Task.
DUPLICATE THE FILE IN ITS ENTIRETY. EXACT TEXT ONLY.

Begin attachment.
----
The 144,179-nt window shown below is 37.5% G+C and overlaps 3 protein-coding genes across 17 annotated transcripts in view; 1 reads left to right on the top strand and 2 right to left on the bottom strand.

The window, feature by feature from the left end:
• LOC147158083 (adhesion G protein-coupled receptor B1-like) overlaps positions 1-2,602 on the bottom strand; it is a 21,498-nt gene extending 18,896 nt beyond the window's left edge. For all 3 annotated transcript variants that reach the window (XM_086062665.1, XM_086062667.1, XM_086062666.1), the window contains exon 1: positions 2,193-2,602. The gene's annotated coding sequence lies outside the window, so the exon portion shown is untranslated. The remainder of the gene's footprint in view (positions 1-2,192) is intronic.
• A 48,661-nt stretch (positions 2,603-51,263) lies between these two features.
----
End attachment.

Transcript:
The 144,179-nt window shown below is 37.5% G+C and overlaps 3 protein-coding genes across 17 annotated transcripts in view; 1 reads left to right on the top strand and 2 right to left on the bottom strand.

The window, feature by feature from the left end:
• LOC147158083 (adhesion G protein-coupled receptor B1-like) overlaps positions 1-2,602 on the bottom strand; it is a 21,498-nt gene extending 18,896 nt beyond the window's left edge. For all 3 annotated transcript variants that reach the window (XM_086062665.1, XM_086062667.1, XM_086062666.1), the window contains exon 1: positions 2,193-2,602. The gene's annotated coding sequence lies outside the window, so the exon portion shown is untranslated. The remainder of the gene's footprint in view (positions 1-2,192) is intronic.
• A 48,661-nt stretch (positions 2,603-51,263) lies between these two features.